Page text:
The Hannover Principles are a set of statements about designing buildings and objects with forethought about their environmental impact, their effect on the sustainability of growth, and their overall impact on society. Sustainability, in a general sense is the capacity to maintain a certain process or state indefinitely They were first formulated by William McDonough and Michael Braungart for planning Expo 2000 in Hanover and are presented in a copyrighted 1992 document. William Andrews McDonough (b February 21, 1951, Hong Kong) is an American Architect and founding principal of William McDonough Michael Braungart is a German chemist who advocates that humans can have a positive ecological footprint by redesigning systems which support life Expo 2000 was a World's Fair held in Hanover, Germany from June 1 to October 31, 2000. Hanover (i ( haˈnoːfɐ on the river Leine, is the capital of the federal state of Lower Saxony ( Niedersachsen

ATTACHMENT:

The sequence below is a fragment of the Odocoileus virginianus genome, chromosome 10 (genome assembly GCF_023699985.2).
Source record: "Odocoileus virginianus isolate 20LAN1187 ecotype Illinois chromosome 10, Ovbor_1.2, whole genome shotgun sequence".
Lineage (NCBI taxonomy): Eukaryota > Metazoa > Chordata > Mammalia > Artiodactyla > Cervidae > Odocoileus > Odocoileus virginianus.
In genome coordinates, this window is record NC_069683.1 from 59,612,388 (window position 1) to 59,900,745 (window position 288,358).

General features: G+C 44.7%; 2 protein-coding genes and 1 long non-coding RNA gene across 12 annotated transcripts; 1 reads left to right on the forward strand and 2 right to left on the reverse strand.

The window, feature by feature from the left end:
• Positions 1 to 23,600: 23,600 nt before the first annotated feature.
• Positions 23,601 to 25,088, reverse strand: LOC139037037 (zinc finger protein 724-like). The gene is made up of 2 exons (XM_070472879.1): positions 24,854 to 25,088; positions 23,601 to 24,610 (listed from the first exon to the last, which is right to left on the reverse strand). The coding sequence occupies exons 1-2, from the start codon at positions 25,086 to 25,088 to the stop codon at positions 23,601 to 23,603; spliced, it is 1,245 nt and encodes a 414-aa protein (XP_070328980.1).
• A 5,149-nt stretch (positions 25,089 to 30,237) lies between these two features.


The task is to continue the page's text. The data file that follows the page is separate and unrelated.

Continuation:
The principles may be summarized as:
The original document states: "The Hannover Principles should be seen as a living document committed to the transformation and growth in the understanding of our interdependence with nature, so that they may adapt as our knowledge of the world evolves. "